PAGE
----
Creating prototypes during the development process is an essential part of building your product or service. Prototypes allow you to rapidly test different designs and solutions before building the final version, helping you to save costs, time, and gather feedback from users as early as possible. 

What is a prototype?

A prototype is an early sample, product, or model used to test ideas and concepts before building a service. Prototypes can be used to test a concept in the early stages of designing & building a service. In later stages, prototypes can help test a UI design, in-person service, or technical functionality.

Prototypes can be:

  • simple paper sketches to quickly gather feedback on general concepts or rough ideas (low fidelity)
  • wireframes that use images to show the visual elements of each webpage and screen with little detail
  • high-fidelity wireframe which show a visual representation of a finished product
  • functional prototypes that include a working version of the functionality you're testing

Prototypes don’t need to be expensive and they shouldn’t take long to build. Regardless of the form it takes, the process is iterative. A good prototype leads to constructive feedback and further insights, not agreement. 

Benefits of prototyping

The purpose of a prototype is to gather behavioural insights, rather than attitudinal, with as little investment as possible. When we give a user something to use, and observe the way they reach their goal, the feedback we get is more reliable than if we’d asked them to imagine what they would have done.

Prototypes are used throughout the development cycle – alpha, beta and live – to experiment with different designs and solutions, and to test new features and improvements.

Prototyping can help you: 

  • examine a design concept’s viability 
  • improve usability through constant testing 
  • help ensure you’re building the right service for users 
  • help the team develop a shared vision about the service as it moves towards the end result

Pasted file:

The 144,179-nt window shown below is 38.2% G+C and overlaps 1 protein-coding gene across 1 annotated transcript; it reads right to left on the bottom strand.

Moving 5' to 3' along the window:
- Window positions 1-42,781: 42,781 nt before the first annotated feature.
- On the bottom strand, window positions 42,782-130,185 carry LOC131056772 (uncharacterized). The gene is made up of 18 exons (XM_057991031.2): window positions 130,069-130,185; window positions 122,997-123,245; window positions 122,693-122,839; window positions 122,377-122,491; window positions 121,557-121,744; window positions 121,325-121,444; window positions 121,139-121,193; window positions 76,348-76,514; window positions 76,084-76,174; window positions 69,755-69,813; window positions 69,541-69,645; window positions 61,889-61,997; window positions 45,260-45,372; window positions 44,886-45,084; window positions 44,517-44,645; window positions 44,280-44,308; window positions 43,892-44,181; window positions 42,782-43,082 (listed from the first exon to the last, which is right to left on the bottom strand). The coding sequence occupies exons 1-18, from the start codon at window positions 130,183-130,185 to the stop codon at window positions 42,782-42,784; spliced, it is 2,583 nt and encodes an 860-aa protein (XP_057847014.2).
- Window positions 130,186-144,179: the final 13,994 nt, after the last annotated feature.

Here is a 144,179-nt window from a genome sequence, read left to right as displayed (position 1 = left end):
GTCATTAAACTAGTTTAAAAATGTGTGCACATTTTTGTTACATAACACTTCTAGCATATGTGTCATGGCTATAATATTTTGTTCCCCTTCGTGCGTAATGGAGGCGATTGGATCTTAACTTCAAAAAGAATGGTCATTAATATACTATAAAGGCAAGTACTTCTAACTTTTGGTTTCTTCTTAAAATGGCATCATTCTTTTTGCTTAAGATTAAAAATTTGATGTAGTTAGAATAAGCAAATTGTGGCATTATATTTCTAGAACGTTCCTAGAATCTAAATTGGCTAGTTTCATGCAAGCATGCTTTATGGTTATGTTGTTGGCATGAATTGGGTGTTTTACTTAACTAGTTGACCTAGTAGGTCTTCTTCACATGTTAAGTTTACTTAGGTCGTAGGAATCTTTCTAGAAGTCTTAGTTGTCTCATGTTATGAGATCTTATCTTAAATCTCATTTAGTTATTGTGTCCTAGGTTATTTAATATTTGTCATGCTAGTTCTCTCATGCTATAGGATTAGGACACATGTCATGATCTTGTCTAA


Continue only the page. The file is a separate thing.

• enable faster design exploration, which is more efficient than using production code.

Low fidelity prototypes

Low fidelity prototypes are rough representations of concepts early in the design phase, usually in alpha or early beta phase. They are usually quick sketches or simple digital renderings of what the expected product/service should contain.

It’s best to use low fidelity prototypes to:

  • communicate the concepts, design alternatives, screen layouts at a high level
  • focus on significant functionalities
  • put thoughts down quickly
  • detect and fix major problems early, rather than later
  • receive feedback that is relevant from the start of the project.

Tools you can use to make low fidelity prototypes

The tool could be anything that would help you communicate quickly. Here are a few ideas:

  • pen and paper
  • post-it notes, flip chart paper, markers
  • cardboard
  • Balsamiq
  • Lumzy
  • SimpleDiagrams 

Start with sketching

It’s always quicker to work out ideas on paper than to jump into code. Sketching is non-committal and an important part of a good design process. For sketching, all you need is some paper and good pens.

Ben Terrett’s sketching templates on Gov.UK can help you get started.

Hi-fidelity mock ups

High fidelity mock-ups are polished visuals that look and function close to what you envision the end product to be.

It’s best to use high fidelity mock-ups to:

  • get clarification on copy
  • understand user flow and information hierarchy if your building a website
  • consider what the different forms of execution will best align with user’s goals
  • spot mistakes early and pivot early, rather than after development and coding starts.

Tools you can use to make high fidelity prototypes

Here are a few well-known tools you can explore:

Functional prototypes 

In cases where the prototype needs to test how the product works, building prototypes in code allows you to rapidly achieve a life-like experience. If you’re testing how technology meets user needs, that part of the technology should feel like the real thing.

Example: If you’re testing the UX of how a search function might help users find what they need, they should be able to type their search query in to the prototype, and get results based on it.

Although coded prototypes perform as a live product, they should be less expensive to develop than production-ready code.

Using the HTML Starter Kit

You can quickly prototype a UI in HTML using the Design System HTML Starter Kit. It’s a compiled version of the Design System that can be full run from your file system. 

Testing your prototypes

Find out more about how to test your prototypes:


This content is based on work by the Ontario Digital Service and is licensed under the Creative Commons Attribution 4.0 Licence. 

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